*The Short* this album is a concept album more-or-less about a woman/heroine who tries to wrestle her soul back from a vacuous zombie robot but fails.
Returning to Barcelona in November of 2011 I recorded this EP through Kickstarter, funded by family, friends and listeners.
I spent one month field recording the streets of Barcelona and turning the sounds of the city (street cleaners, bicycles, pedestrians, festivities) into beats and textures and base tracks for the song structures.
I wrote a dialogue between a man and a woman struggling through uncomfortable conversation in a cafe in the Barrio Gothic of Barcelona and recorded various couples' renditions, each person speaking in their own mother tongue--- to emphasize the lack of communication between the two lovers at the cafe.
This album is my first real independent "concept" EP.
I wanted to create a parody of the Ego's process of rejection, something heavily electric-guitar based--- a sort of "comedy-horror" album, not without authentic feel, but authentically feeling into the contrasting personas often exemplified in our learned response while we try to find what is "real" in the world of Feeling.
The EP's influences are myriad, in part borrowing from the esthetics of Deconstructionist Literature, which uses symbol and sound to create a self-contained type of lexicon. For example--- if a person recognizes the Note "E" in a Schubert Impromptu, she/he can acknowledge the same note "E" in a Radiohead song, without associating the former music to the latter.
I wanted to use image and texture in this way- so that a typewriter, for instance, loses its connotation to any reference outside of the self-contained entity of the EP, and becomes instead part of a lexicon possessing non-connotative relevance. In this way, I aimed to swathe the listener in a field of un-defined, pure Feel, to break The Recognition-Based Collective Definition humans apply with immediacy onto "things", and to invite one's freedom from the habit of "identifying" sound/image with philosophies or meaning. Likewise, I wanted the lyrics and story to lose personal association with the perceived creator/artist; for in all Theater, the actor is not, in reality, exactly his character; and so ---in a sense--- this EP borrows qualities of Musical Theater, for I wanted to truly go into the wasteland of Egoic garbage and Recycle There: for we are so often interested, as a "green-ing" culture, in re-using plastics and physically wasted materials, but we have less often thought to reuse our wasted Emotions.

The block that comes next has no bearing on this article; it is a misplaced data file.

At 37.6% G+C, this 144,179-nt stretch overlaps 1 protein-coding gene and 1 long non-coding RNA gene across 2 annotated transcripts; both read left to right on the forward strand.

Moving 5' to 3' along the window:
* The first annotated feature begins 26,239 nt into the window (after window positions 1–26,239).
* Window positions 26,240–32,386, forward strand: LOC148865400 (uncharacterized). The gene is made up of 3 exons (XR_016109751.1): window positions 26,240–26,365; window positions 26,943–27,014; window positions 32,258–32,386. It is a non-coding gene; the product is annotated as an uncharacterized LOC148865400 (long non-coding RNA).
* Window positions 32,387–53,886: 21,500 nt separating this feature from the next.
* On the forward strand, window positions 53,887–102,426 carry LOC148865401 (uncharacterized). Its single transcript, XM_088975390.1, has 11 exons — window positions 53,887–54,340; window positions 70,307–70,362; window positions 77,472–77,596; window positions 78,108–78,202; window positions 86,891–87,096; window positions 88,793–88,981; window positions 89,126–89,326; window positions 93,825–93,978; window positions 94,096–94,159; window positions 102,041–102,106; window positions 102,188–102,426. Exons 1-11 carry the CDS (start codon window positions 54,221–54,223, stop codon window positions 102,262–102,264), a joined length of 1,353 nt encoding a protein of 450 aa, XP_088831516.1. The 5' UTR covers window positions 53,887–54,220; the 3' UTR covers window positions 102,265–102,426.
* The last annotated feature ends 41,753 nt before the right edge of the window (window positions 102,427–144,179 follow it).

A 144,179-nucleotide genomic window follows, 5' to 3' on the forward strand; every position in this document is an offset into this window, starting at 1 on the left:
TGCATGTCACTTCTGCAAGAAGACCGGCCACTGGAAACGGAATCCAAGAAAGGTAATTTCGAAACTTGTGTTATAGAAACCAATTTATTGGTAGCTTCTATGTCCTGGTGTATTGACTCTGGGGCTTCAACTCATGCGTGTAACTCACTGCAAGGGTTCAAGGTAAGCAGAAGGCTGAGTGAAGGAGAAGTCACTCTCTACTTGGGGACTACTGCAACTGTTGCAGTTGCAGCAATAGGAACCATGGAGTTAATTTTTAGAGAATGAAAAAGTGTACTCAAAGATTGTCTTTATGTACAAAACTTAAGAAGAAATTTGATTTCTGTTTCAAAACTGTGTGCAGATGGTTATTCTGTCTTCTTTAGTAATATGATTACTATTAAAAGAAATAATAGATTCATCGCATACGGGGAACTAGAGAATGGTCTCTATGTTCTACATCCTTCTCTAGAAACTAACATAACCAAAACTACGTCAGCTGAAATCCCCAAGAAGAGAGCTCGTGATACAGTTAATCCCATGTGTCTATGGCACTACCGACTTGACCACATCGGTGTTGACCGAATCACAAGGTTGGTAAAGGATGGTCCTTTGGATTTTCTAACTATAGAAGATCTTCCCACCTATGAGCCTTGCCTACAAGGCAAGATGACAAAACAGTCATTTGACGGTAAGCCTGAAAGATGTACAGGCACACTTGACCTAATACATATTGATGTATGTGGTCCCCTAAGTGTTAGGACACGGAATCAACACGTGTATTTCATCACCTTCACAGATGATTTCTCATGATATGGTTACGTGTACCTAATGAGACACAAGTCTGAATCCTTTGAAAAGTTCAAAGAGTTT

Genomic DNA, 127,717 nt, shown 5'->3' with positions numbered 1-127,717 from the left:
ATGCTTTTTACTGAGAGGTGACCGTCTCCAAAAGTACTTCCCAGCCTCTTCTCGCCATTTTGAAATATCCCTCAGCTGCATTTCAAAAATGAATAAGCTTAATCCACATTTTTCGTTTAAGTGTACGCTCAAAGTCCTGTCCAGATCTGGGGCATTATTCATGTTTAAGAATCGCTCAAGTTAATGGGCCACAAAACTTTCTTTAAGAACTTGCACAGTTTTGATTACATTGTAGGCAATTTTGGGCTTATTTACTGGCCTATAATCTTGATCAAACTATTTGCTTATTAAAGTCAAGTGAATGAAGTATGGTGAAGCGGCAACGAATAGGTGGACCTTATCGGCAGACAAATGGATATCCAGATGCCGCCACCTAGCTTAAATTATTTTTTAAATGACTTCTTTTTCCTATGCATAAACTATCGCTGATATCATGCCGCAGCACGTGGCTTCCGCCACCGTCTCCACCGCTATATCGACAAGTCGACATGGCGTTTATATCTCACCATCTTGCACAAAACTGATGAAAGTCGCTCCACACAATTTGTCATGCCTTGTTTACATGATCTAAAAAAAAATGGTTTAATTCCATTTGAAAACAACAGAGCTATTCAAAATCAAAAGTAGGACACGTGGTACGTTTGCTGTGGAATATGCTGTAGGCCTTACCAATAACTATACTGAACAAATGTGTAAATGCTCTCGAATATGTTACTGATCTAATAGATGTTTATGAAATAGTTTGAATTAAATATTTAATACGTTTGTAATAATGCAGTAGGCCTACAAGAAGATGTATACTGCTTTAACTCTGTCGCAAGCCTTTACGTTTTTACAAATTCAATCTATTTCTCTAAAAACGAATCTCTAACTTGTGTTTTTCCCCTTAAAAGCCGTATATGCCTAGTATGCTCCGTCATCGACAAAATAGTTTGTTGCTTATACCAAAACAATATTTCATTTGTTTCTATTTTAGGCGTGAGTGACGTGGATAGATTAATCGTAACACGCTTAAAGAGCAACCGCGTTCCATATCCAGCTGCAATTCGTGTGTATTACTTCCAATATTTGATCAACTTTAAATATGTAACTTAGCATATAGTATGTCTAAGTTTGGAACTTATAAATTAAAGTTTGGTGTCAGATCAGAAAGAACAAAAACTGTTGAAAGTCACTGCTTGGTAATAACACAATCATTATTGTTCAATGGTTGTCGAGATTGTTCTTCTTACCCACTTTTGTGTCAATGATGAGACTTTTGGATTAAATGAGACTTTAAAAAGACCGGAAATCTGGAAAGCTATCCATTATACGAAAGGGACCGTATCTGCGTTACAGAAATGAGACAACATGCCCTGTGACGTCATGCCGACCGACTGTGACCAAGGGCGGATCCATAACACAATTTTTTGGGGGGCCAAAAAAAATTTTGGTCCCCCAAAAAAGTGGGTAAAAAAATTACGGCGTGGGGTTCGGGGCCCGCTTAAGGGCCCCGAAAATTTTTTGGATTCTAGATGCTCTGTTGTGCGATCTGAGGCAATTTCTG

And darlings, for this EP "When Smart Girls Do Stupid Things", I had a-plenty wasted emotions to reconstitute.
As in Indric Mythology, there is not solely one unchanging principal role/theme but often an interrelated multidimensional "fundamental" environment bred into this EP.
There is the final track with the repetitive note C (the minor third) which I meant to avoid in the composition but ends up being the central drone--the song is the Voice of The Pet Blue Fish who is a main character/symbol in the dialogue between the two expired lovers, meeting for cordial conversation in a cafe. The woman expresses that she would like the man to walk his bike beside her, accompanying her until she reaches the entrance of the pet store near Plaza Jaume so that she can purchase a Pet Blue Fish. She continues to tell the man (who is largely disinterested in her whimsical reality) that she will name the Blue Fish "I Don't Care If You Leave Me" and keep it in one simple, glass, round bowl with its name-placque on the side. The fish will be her practice of "How to Feed something Too Much and Not Care When It Dies".